June 26, 2020
Maine Magazine recently wrote about “The Conservation Legacy of Angus King,” from the mid-1970s to today. Did you know that he once lobbied on behalf of the Natural Resources Council of Maine on Maine’s Bottle Bill?
Earlier this week, NRCM and others filed suit over the CMP corridor’s crossing of public lands without the two-thirds vote from the Legislature that is required for public land use such as this.
The Penobscot Nation’s mission to preserve the Penobscot River is facing threats from climate change. Learn more in this piece in the Maine Beacon.
Some good news for the Penobscot River is that fish, including shad, are returning in large numbers. The number of shad that have returned are breaking records.
The Bangor Daily News wrote an editorial about the need for clean energy and environmental justice as the US moves ahead to rebuild our economy post-pandemic.
National Public Radio wrote about the amazing transformation of the ecosystem of the Sebasticook River in Central Maine after dam removal on that river and 20 years after the removal of the Edwards Dam on the Kennebec River.
June 18, 2020
Last week, NRCM filed an appeal of the Maine Department of Environmental Protection’s approval of the proposed CMP transmission line.
Along with the irreparable harm to Maine’s North Woods, wildlife habitat, and our outdoor recreation economy in the area, Maine Senator Scott Cyrway shares additional concerns about the potential wildfire dangers of the proposed CMP corridor in this Bangor Daily News op-ed.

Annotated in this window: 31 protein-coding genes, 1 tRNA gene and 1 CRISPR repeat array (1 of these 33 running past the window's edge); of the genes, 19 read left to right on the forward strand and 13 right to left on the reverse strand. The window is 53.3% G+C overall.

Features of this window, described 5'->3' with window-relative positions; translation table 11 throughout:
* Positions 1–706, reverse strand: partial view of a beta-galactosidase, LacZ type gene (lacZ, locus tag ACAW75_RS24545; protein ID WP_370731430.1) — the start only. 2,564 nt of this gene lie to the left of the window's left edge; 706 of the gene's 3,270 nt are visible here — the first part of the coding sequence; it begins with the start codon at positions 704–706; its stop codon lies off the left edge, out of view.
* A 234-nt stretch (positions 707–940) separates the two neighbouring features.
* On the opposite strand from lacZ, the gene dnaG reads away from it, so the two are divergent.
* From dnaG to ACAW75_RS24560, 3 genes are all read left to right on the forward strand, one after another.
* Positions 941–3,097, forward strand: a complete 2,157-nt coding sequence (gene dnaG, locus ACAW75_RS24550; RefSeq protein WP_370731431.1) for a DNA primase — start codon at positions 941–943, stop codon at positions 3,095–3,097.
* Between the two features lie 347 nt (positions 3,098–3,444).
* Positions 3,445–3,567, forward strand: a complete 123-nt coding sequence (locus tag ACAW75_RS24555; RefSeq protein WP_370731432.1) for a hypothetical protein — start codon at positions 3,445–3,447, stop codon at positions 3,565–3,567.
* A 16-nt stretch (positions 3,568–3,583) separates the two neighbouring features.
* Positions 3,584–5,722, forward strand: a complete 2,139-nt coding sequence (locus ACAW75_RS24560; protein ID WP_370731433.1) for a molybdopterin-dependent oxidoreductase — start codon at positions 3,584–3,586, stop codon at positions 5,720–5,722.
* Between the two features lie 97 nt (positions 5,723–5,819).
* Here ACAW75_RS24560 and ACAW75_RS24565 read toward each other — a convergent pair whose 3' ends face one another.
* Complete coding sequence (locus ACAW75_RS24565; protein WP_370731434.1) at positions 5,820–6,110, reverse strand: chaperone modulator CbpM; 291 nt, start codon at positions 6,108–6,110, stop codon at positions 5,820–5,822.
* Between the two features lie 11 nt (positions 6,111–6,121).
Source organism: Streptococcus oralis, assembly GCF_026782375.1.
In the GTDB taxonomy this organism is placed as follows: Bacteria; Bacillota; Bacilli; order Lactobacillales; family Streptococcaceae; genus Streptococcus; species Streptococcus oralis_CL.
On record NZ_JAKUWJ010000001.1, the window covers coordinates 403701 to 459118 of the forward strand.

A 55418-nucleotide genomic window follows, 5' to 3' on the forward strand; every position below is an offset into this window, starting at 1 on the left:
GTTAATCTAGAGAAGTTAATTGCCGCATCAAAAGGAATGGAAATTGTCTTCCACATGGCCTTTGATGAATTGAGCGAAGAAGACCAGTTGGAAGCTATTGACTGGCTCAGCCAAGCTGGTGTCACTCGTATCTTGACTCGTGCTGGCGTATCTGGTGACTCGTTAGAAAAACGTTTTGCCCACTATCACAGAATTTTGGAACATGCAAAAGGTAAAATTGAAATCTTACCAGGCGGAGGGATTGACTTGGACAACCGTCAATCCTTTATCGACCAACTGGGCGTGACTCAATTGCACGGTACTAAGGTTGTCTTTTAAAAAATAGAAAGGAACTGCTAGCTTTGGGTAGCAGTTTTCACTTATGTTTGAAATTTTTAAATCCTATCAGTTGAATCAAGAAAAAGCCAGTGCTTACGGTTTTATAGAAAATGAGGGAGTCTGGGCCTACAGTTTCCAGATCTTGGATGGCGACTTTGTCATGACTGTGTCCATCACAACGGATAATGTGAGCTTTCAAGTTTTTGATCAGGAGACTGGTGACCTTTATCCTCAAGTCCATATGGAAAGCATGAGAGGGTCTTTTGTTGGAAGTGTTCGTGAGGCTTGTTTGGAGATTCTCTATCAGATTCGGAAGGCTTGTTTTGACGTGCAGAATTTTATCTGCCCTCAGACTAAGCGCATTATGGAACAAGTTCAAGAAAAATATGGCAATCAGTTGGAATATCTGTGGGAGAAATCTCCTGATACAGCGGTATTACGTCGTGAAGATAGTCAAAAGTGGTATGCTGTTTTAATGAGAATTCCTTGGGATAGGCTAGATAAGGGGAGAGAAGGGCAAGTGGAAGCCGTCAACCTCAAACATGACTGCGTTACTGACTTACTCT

All across Maine, there is momentum for the creation of “smart” electricity microgrids to support the transition to renewable energy and away from fossil fuels. Our own climate attorney, Sue Ely, is quoted in this article by Mainebiz.
Shout out to Governor Mills and Public Utilities Chairman Phil Bartlett for opposing a petition by a shady dark money group to harm Maine’s burgeoning solar industry.
It was unfortunate – but not surprising since we opposed their permit – to see Fiberight closing shop, forcing towns across Maine to send all their waste to the landfill instead of being recycling.
Several environmental groups are suing President Trump over an order he signed during a recent visit to Maine. They argue that he can’t make changes to a marine national monument to allow fishing there.
We want to share this Huffington Post essay by Mary Annaise Heglar, a climate activist who wrote powerful piece entitled, “We Don’t Have to Halt Climate Action to Fight Racism.” NRCM’s CEO Lisa Pohlmann was quoted in this Portland Press Herald story about organizations across Maine taking a stand against racism.
Here is some up-“Lyft”ing news to end this edition of NRCM’s News & Noteworthy: the public ride share company Lyft has announced that they will transition to 100% electric vehicles for its fleet by 2030.
June 2, 2020
Here are some of the important news stories related to Maine’s environment of the past week:
We are going to start this week’s News & Noteworthy with some great news. More than one million alewives have climbed the Damariscotta Fish Ladder. Watch this WMTW news video about this restoration project.
Bangor Daily News writer John Holyoke recently shared “How you can catch 20 American shad in just a few hours,” thanks in part to fisheries restoration brought about by dam removals, such as the Edwards Dam on the Kennebec more than 20 years ago.
Marina Schauffler writes about the federal clean air protections that are so important, but that we are losing, in her op-ed in Pine Tree Watch.
Auburn is expanding its solar ordinance to include large-scale solar arrays in the city’s agricultural zone.
While Audurn is expanding its solar ordinance, the New England Ratepayers Association has introduced a petition that could harm solar incentives in New England. Read the full story from the Maine Monitor.
Maine, along with 23 other states, recently sued the Trump Administration to stop the clean car standards rollback.